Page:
Published: 2010 by McClelland & Stewart
Jean Horemarsh is the kind of woman you wouldn’t normally notice. She lives a quiet life in Kotemee, the town in which she was born and raised; with her husband Milt and a group of close female friends, many of whom she has known virtually her entire life.
After spending three months caring for her mother in the last stages of cancer, though, Jean has an epiphany:
Death didn’t have to be slow and agonizing and bleak. Suffering was not a given. A person could have a last poem. And it wasn’t something that had to come by chance. That was the revelation. It could be guaranteed.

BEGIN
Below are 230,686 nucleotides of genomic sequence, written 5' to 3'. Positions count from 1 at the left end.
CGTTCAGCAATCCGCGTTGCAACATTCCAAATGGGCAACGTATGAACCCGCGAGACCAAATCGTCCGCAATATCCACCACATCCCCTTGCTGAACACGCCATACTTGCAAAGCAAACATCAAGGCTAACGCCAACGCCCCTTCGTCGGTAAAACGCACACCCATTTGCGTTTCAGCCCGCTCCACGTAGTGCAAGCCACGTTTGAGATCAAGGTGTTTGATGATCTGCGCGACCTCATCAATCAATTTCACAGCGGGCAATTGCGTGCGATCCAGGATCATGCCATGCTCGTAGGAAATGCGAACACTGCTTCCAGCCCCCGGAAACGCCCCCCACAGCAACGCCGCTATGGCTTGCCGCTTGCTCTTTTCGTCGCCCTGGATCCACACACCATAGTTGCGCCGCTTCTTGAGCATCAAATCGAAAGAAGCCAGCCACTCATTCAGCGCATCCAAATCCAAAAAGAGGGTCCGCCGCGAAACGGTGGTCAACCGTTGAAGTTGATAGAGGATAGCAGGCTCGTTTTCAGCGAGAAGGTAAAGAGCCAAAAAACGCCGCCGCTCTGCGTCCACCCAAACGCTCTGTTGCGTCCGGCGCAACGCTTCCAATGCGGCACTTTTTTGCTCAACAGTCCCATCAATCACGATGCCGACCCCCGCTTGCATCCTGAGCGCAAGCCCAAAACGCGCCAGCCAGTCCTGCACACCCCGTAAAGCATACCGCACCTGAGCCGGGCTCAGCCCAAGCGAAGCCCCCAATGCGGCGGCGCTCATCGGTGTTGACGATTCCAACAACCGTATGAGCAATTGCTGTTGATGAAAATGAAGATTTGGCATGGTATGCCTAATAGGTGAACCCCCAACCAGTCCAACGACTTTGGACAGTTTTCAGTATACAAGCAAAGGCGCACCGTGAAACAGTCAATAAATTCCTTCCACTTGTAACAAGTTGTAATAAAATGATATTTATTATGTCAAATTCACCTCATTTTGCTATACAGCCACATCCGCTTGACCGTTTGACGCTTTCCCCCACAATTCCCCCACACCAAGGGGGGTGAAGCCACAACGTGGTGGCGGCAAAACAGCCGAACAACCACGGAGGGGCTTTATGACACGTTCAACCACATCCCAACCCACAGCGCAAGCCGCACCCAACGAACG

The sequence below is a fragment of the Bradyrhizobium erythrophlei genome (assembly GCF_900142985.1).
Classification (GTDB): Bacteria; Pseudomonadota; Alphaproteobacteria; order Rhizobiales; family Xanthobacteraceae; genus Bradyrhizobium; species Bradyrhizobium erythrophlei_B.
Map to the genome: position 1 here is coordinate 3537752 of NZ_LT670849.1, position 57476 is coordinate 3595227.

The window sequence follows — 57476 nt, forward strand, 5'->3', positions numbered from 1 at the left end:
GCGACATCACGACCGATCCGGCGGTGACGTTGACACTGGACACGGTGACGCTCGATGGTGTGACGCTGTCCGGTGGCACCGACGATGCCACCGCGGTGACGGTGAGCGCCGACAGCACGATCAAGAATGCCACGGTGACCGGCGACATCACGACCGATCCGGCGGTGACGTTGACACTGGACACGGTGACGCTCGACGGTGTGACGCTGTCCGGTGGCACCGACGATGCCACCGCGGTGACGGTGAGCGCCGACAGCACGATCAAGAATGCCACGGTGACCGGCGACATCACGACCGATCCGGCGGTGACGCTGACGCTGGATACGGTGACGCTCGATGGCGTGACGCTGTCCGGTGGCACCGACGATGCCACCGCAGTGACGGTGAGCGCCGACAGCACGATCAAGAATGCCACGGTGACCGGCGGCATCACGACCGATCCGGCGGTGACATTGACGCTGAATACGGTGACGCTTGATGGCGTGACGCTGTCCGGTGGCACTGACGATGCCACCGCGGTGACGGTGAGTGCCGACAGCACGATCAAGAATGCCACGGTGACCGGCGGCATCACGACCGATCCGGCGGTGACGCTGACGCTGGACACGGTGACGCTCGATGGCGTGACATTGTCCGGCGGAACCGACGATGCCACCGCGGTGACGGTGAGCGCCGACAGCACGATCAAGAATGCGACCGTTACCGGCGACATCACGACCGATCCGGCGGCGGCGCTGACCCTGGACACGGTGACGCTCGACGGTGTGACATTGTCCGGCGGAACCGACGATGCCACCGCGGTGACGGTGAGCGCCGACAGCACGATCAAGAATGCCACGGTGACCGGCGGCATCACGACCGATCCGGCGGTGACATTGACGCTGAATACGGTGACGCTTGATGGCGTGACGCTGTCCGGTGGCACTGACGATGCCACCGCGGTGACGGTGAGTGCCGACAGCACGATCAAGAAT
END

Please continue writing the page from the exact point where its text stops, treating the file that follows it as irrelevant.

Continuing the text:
With that, Jean takes on a project that she hopes will ensure her friends will not endure the same painful end as her mother. Describing the plot any further I think would spoil the pleasures of this novel for a reader, but I think this quote from the prologue should give an indication of where this story will take you:
And here in Kotemee, all anyone can now say is, “Thank God I was never a good friend of Jean Vale Horemarsh.”
Jean’s intentions are certainly admirable, but they are unorthodox, and I think for that reason this book might not be everyone’s cup of tea. Practical Jean is a dark novel, yet humorous; and it made me think about death in a different way.